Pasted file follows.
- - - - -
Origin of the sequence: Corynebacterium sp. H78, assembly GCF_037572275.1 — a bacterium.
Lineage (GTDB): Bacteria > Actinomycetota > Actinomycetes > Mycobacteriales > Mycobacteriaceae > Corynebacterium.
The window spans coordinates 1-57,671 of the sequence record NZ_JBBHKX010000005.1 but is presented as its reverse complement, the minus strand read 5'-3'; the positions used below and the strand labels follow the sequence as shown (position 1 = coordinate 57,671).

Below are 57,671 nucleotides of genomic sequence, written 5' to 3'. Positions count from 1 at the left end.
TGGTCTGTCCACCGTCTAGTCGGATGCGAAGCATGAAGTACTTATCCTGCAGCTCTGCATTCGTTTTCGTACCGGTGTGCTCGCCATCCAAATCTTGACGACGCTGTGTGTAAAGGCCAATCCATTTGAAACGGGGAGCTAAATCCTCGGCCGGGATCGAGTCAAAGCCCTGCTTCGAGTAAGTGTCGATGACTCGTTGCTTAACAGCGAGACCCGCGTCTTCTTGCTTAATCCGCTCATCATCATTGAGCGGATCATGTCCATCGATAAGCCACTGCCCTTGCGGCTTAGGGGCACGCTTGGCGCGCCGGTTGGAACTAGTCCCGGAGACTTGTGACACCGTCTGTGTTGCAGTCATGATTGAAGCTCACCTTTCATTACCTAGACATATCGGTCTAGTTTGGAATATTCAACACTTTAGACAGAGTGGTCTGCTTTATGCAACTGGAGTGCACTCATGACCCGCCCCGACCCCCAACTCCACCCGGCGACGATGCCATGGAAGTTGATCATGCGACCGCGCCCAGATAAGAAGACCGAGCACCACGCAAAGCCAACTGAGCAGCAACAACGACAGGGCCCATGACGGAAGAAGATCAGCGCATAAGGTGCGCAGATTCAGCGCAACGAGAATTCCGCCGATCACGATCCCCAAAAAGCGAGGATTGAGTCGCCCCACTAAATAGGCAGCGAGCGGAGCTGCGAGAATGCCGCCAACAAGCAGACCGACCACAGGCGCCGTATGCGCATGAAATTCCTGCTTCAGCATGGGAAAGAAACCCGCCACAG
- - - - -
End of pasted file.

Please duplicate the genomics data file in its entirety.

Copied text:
Origin of the sequence: Corynebacterium sp. H78, assembly GCF_037572275.1 — a bacterium.
Lineage (GTDB): Bacteria > Actinomycetota > Actinomycetes > Mycobacteriales > Mycobacteriaceae > Corynebacterium.
The window spans coordinates 1-57,671 of the sequence record NZ_JBBHKX010000005.1 but is presented as its reverse complement, the minus strand read 5'-3'; the positions used below and the strand labels follow the sequence as shown (position 1 = coordinate 57,671).

Below are 57,671 nucleotides of genomic sequence, written 5' to 3'. Positions count from 1 at the left end.
TGGTCTGTCCACCGTCTAGTCGGATGCGAAGCATGAAGTACTTATCCTGCAGCTCTGCATTCGTTTTCGTACCGGTGTGCTCGCCATCCAAATCTTGACGACGCTGTGTGTAAAGGCCAATCCATTTGAAACGGGGAGCTAAATCCTCGGCCGGGATCGAGTCAAAGCCCTGCTTCGAGTAAGTGTCGATGACTCGTTGCTTAACAGCGAGACCCGCGTCTTCTTGCTTAATCCGCTCATCATCATTGAGCGGATCATGTCCATCGATAAGCCACTGCCCTTGCGGCTTAGGGGCACGCTTGGCGCGCCGGTTGGAACTAGTCCCGGAGACTTGTGACACCGTCTGTGTTGCAGTCATGATTGAAGCTCACCTTTCATTACCTAGACATATCGGTCTAGTTTGGAATATTCAACACTTTAGACAGAGTGGTCTGCTTTATGCAACTGGAGTGCACTCATGACCCGCCCCGACCCCCAACTCCACCCGGCGACGATGCCATGGAAGTTGATCATGCGACCGCGCCCAGATAAGAAGACCGAGCACCACGCAAAGCCAACTGAGCAGCAACAACGACAGGGCCCATGACGGAAGAAGATCAGCGCATAAGGTGCGCAGATTCAGCGCAACGAGAATTCCGCCGATCACGATCCCCAAAAAGCGAGGATTGAGTCGCCCCACTAAATAGGCAGCGAGCGGAGCTGCGAGAATGCCGCCAACAAGCAGACCGACCACAGGCGCCGTATGCGCATGAAATTCCTGCTTCAGCATGGGAAAGAAACCCGCCACAG